It’s not unusual to see companies adapt their logo to life events to stay relevant on all fronts. From changing their trademarks, to advertising their new logo designs, brands are constantly looking for ways to be in the spotlight and relate to their customers.
The practice of event-specific logo tweaking is relatively common, and for a brand, could grab their audiences attention even more so than before. Often, we see brands change their logo colors in support of different causes. For example, each October many brands change their logos to pink in support of breast cancer awareness. In June, we see logos adapt to the rainbow in support of LGBTQ movements.
Social Distancing’s Affect on Brand Identity
Over the past few months, many businesses have been facing some uncertainty. Many companies have had to close their brick-and-mortar stores to focus more so on their e-commerce platforms. Being that they do not have a storefront to be at top of mind awareness, they are seeking ways to stay relevant and be at the forefront of their consumers minds.
With social distancing being one of the main topics of the year, brands have adapted their logos to encourage staying 6ft. apart. Companies such as McDonalds, Audi, Mercedes Benz and Volkswagen have altered their logos to spread apart the different elements of such.
Other brands have become incredibly creative with logo tweaks, finding life events to inspire their new trademark designs. The fashion brand, Lacoste, according to Cresco attorneys France Caudron, Pauline Geentjens and Olivier Van Raemdonck, “makes frequent changes to their logo, replacing their signature crocodile logo with the images of endangered species to help raise awareness about the threat of extinction.” This sold-out collection launched during Paris Fashion Week in 2018, and was part of a limited run supporting the “Save Our Species” campaign.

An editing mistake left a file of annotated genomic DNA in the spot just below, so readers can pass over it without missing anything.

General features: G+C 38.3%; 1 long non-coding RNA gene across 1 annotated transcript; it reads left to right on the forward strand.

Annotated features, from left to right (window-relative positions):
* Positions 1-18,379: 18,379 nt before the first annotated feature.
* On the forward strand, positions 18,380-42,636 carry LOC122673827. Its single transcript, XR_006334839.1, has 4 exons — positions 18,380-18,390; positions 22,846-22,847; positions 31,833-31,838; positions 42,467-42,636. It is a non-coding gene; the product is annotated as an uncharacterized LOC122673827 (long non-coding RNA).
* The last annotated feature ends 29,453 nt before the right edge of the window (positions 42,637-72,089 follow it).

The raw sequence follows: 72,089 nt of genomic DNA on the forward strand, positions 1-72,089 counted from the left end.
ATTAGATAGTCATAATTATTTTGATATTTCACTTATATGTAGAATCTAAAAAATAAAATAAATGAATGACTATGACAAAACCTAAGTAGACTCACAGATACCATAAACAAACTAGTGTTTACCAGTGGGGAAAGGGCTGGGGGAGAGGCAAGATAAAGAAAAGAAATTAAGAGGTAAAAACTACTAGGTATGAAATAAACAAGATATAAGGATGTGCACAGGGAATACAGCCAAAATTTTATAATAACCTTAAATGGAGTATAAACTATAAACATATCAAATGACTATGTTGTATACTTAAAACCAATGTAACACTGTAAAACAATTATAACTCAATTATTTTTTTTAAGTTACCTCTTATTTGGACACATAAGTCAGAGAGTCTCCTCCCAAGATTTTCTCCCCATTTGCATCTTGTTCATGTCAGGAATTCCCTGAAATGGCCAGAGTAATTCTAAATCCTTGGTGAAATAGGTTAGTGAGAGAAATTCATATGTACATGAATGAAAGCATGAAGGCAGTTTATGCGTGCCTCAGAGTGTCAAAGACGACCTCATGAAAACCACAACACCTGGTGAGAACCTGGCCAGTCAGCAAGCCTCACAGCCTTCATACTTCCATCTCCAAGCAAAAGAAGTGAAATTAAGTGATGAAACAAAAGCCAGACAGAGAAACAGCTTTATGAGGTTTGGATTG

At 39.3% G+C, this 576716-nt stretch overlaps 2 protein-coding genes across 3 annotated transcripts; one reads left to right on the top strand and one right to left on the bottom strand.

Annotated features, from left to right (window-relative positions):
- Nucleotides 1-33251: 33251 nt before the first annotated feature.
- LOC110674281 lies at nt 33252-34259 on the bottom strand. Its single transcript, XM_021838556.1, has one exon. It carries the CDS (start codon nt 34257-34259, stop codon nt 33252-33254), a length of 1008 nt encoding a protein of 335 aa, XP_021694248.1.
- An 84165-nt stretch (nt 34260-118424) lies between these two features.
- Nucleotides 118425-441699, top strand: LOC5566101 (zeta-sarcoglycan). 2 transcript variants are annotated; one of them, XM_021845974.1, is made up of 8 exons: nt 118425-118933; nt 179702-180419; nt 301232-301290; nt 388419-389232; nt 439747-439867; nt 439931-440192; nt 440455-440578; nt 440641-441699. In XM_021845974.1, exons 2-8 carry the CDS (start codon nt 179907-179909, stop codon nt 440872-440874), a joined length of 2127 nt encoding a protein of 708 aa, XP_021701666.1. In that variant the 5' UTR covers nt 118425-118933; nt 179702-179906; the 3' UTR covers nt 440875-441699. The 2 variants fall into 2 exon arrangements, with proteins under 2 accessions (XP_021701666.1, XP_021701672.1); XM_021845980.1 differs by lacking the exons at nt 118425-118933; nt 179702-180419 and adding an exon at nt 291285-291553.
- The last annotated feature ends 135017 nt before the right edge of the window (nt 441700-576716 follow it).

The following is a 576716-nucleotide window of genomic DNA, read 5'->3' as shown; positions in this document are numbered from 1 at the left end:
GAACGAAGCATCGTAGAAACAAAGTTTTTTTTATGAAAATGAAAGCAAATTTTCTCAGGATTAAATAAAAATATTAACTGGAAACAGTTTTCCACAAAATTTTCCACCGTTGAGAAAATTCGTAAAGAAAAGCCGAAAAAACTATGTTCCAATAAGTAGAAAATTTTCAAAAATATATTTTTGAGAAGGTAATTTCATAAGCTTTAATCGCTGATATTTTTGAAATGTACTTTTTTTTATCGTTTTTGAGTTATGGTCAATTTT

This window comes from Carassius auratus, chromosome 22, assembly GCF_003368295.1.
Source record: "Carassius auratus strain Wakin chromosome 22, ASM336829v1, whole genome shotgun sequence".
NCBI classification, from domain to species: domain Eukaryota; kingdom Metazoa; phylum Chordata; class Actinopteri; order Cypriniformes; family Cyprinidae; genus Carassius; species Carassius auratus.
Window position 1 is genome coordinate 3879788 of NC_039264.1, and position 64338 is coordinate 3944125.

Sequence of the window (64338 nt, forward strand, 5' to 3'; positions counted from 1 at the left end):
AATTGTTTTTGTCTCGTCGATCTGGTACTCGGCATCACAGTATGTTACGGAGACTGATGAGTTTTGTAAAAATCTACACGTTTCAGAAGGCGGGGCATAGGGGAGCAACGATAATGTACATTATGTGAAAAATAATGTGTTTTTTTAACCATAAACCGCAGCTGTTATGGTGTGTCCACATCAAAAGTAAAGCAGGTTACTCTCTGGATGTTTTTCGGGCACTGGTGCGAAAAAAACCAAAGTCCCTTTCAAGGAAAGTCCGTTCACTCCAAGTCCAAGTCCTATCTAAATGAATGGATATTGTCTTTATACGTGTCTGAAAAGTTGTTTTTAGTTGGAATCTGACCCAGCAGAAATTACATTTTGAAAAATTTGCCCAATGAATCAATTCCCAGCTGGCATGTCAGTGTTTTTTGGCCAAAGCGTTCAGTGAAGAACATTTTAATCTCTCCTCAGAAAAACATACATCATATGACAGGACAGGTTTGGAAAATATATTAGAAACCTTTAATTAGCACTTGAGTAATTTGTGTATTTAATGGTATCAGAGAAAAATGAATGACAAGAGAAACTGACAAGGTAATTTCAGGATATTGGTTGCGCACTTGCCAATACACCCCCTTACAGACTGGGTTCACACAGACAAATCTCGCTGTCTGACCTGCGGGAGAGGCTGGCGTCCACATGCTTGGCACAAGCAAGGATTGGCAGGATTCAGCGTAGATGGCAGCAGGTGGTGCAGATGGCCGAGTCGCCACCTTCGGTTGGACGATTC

Similarly, if you head over to Google, it’s not surprising to see a different doodle every day. Google Doodles is a campaign that supports national holidays, movements, famous artists, anniversaries, pioneers, scientists and more. The changes are meant to be fun, spontaneous and leave their consumers coming back daily to view the Doodle of the Day. The first Google Logo Doodle took place when Google founders Larry & Sergey drew their Google logo in the Nevada desert when attending the Burning Man festival, and altered the logo to encompass a stick figure drawing in replacement of the “o”. The logo has since evolved into daily doodles.
Logo alterations are a fun marketing technique to stay relevant to events happening in the World, and to show support for different causes. However, the repeated use of logo variations could cause consumer confusion and can temporarily change brand identity. Responding to life events by altering your logo is not necessarily a bad idea if done in moderation! Remember, if you are partaking in a logo tweak, you may also want to consider focusing your content around the cause you are supporting during that time.
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